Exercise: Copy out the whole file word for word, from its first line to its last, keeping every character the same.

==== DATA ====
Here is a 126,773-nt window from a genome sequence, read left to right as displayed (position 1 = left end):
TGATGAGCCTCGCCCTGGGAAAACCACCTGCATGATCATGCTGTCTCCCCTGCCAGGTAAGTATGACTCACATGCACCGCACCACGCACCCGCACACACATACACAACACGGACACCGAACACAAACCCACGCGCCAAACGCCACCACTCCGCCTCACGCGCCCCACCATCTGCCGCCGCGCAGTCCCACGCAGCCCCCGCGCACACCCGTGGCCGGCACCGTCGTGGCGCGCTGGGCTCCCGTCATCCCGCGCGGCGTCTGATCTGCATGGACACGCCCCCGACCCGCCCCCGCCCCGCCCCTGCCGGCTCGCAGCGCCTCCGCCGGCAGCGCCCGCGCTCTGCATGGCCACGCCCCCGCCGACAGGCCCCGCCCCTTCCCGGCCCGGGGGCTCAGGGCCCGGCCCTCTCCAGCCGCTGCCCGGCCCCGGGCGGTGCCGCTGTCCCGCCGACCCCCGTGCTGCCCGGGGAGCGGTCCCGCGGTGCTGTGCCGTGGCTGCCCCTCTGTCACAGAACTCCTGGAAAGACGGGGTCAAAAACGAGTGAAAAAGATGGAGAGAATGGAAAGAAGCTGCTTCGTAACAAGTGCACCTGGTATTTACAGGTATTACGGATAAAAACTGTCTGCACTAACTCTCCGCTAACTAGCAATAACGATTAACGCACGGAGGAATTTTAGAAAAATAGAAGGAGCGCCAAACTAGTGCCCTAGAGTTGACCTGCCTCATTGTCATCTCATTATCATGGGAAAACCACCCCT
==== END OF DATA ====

Here is a 126,773-nt window from a genome sequence, read left to right as displayed (position 1 = left end):
TGATGAGCCTCGCCCTGGGAAAACCACCTGCATGATCATGCTGTCTCCCCTGCCAGGTAAGTATGACTCACATGCACCGCACCACGCACCCGCACACACATACACAACACGGACACCGAACACAAACCCACGCGCCAAACGCCACCACTCCGCCTCACGCGCCCCACCATCTGCCGCCGCGCAGTCCCACGCAGCCCCCGCGCACACCCGTGGCCGGCACCGTCGTGGCGCGCTGGGCTCCCGTCATCCCGCGCGGCGTCTGATCTGCATGGACACGCCCCCGACCCGCCCCCGCCCCGCCCCTGCCGGCTCGCAGCGCCTCCGCCGGCAGCGCCCGCGCTCTGCATGGCCACGCCCCCGCCGACAGGCCCCGCCCCTTCCCGGCCCGGGGGCTCAGGGCCCGGCCCTCTCCAGCCGCTGCCCGGCCCCGGGCGGTGCCGCTGTCCCGCCGACCCCCGTGCTGCCCGGGGAGCGGTCCCGCGGTGCTGTGCCGTGGCTGCCCCTCTGTCACAGAACTCCTGGAAAGACGGGGTCAAAAACGAGTGAAAAAGATGGAGAGAATGGAAAGAAGCTGCTTCGTAACAAGTGCACCTGGTATTTACAGGTATTACGGATAAAAACTGTCTGCACTAACTCTCCGCTAACTAGCAATAACGATTAACGCACGGAGGAATTTTAGAAAAATAGAAGGAGCGCCAAACTAGTGCCCTAGAGTTGACCTGCCTCATTGTCATCTCATTATCATGGGAAAACCACCCCT